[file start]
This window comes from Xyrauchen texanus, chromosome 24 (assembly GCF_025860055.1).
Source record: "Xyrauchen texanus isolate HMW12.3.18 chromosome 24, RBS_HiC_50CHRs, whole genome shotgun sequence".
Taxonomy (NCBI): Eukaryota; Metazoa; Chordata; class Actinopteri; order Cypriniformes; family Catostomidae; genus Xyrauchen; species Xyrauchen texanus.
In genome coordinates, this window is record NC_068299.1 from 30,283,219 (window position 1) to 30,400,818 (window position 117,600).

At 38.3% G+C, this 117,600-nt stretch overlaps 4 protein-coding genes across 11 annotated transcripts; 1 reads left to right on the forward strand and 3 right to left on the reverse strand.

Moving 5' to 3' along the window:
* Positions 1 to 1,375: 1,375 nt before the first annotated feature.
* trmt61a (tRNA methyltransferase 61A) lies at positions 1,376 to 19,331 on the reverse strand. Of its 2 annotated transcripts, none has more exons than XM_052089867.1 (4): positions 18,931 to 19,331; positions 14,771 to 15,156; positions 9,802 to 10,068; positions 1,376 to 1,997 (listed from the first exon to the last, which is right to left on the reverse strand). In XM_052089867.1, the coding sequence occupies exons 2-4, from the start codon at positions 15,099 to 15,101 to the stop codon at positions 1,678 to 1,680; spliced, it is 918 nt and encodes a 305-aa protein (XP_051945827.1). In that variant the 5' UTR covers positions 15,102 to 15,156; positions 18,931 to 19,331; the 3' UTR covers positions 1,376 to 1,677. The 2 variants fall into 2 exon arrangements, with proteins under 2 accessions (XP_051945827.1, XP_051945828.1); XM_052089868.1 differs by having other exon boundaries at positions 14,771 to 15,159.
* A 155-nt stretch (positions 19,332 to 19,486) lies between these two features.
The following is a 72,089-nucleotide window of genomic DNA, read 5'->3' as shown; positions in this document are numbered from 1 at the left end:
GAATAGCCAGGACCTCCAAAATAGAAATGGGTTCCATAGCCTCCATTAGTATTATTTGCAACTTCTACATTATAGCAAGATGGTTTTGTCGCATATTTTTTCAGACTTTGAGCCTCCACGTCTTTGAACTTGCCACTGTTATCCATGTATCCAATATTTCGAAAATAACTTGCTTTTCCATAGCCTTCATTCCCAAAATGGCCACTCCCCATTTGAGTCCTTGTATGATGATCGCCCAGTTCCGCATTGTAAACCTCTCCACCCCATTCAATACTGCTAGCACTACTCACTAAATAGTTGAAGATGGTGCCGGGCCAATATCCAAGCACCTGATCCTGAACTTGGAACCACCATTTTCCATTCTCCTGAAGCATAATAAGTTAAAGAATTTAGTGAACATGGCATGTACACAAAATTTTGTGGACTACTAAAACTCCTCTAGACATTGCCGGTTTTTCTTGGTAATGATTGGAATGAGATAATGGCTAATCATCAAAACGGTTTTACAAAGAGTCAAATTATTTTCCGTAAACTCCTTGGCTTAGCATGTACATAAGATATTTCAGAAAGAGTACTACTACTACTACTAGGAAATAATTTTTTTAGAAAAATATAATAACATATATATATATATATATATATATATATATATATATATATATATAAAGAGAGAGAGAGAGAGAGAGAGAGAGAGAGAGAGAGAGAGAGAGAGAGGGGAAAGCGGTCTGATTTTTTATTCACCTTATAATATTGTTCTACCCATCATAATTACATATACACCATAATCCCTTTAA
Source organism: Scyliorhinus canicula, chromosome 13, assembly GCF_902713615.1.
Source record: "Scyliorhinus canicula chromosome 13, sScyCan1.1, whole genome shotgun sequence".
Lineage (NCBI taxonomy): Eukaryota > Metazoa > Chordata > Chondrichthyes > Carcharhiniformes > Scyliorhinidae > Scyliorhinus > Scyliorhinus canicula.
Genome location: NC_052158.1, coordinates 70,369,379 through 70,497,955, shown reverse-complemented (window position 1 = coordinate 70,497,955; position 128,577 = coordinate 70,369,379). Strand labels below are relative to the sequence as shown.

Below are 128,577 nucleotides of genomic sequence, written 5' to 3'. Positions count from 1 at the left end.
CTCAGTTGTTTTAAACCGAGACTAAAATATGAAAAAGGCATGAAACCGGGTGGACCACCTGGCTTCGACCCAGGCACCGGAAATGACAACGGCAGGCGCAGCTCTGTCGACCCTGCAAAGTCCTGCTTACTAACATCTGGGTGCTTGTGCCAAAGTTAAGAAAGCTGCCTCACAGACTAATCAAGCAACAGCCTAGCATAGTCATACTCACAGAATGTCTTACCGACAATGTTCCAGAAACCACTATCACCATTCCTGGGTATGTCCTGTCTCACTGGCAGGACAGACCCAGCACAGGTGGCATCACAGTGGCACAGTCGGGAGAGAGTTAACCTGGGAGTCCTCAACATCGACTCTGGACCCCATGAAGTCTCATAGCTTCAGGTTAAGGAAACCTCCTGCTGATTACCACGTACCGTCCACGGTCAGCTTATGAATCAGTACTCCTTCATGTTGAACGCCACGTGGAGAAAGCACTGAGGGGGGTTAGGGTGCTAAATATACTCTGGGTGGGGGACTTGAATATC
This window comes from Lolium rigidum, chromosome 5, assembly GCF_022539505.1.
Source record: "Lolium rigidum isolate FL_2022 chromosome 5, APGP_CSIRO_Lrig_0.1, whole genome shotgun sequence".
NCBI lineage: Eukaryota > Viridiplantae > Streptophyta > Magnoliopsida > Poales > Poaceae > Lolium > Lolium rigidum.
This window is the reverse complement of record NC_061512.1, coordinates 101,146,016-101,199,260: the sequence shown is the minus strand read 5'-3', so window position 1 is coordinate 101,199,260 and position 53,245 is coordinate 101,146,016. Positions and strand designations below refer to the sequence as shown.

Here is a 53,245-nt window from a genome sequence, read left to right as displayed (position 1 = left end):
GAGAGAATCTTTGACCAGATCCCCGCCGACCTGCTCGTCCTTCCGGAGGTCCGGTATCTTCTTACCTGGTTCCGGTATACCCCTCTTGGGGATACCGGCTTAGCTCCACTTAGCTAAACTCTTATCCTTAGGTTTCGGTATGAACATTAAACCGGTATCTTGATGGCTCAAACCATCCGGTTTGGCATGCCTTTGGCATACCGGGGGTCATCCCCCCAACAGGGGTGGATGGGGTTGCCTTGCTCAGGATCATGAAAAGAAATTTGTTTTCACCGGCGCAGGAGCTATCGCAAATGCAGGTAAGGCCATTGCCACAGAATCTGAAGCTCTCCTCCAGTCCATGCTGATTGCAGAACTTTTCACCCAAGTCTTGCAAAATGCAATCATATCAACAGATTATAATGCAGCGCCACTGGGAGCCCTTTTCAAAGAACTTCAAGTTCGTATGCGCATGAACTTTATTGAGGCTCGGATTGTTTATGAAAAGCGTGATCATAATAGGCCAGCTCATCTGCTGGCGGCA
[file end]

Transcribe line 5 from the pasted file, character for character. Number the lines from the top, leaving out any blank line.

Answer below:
At 38.3% G+C, this 117,600-nt stretch overlaps 4 protein-coding genes across 11 annotated transcripts; 1 reads left to right on the forward strand and 3 right to left on the reverse strand.